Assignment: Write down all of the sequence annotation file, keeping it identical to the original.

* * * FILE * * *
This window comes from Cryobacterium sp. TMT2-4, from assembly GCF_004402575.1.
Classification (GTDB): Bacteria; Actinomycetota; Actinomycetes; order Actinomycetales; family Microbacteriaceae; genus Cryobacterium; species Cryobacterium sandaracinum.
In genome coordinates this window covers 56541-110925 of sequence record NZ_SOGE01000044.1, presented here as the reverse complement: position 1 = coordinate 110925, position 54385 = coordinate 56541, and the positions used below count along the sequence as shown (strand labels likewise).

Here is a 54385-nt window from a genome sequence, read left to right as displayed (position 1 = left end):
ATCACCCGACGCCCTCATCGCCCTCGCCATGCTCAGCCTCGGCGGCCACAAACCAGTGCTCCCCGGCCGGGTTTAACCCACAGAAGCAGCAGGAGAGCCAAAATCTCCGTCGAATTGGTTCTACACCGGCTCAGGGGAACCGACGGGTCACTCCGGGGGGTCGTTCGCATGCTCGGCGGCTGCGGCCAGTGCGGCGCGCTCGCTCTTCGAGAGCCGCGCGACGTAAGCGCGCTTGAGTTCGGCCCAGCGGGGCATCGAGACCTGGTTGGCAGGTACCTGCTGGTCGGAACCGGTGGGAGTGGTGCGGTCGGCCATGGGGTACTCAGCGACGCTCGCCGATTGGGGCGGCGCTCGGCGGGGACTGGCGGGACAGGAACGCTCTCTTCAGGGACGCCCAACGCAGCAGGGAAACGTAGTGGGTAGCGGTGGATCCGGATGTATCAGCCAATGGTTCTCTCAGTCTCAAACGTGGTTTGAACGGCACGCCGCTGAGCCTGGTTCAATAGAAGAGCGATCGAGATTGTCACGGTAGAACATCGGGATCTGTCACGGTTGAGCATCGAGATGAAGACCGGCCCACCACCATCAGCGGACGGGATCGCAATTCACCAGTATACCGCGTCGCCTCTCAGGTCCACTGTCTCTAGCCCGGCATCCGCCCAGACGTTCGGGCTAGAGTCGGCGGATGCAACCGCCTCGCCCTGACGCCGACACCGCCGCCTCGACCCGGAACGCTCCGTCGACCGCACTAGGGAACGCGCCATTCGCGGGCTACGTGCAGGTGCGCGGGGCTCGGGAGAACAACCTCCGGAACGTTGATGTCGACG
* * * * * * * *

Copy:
This window comes from Cryobacterium sp. TMT2-4, from assembly GCF_004402575.1.
Classification (GTDB): Bacteria; Actinomycetota; Actinomycetes; order Actinomycetales; family Microbacteriaceae; genus Cryobacterium; species Cryobacterium sandaracinum.
In genome coordinates this window covers 56541-110925 of sequence record NZ_SOGE01000044.1, presented here as the reverse complement: position 1 = coordinate 110925, position 54385 = coordinate 56541, and the positions used below count along the sequence as shown (strand labels likewise).

Here is a 54385-nt window from a genome sequence, read left to right as displayed (position 1 = left end):
ATCACCCGACGCCCTCATCGCCCTCGCCATGCTCAGCCTCGGCGGCCACAAACCAGTGCTCCCCGGCCGGGTTTAACCCACAGAAGCAGCAGGAGAGCCAAAATCTCCGTCGAATTGGTTCTACACCGGCTCAGGGGAACCGACGGGTCACTCCGGGGGGTCGTTCGCATGCTCGGCGGCTGCGGCCAGTGCGGCGCGCTCGCTCTTCGAGAGCCGCGCGACGTAAGCGCGCTTGAGTTCGGCCCAGCGGGGCATCGAGACCTGGTTGGCAGGTACCTGCTGGTCGGAACCGGTGGGAGTGGTGCGGTCGGCCATGGGGTACTCAGCGACGCTCGCCGATTGGGGCGGCGCTCGGCGGGGACTGGCGGGACAGGAACGCTCTCTTCAGGGACGCCCAACGCAGCAGGGAAACGTAGTGGGTAGCGGTGGATCCGGATGTATCAGCCAATGGTTCTCTCAGTCTCAAACGTGGTTTGAACGGCACGCCGCTGAGCCTGGTTCAATAGAAGAGCGATCGAGATTGTCACGGTAGAACATCGGGATCTGTCACGGTTGAGCATCGAGATGAAGACCGGCCCACCACCATCAGCGGACGGGATCGCAATTCACCAGTATACCGCGTCGCCTCTCAGGTCCACTGTCTCTAGCCCGGCATCCGCCCAGACGTTCGGGCTAGAGTCGGCGGATGCAACCGCCTCGCCCTGACGCCGACACCGCCGCCTCGACCCGGAACGCTCCGTCGACCGCACTAGGGAACGCGCCATTCGCGGGCTACGTGCAGGTGCGCGGGGCTCGGGAGAACAACCTCCGGAACGTTGATGTCGACG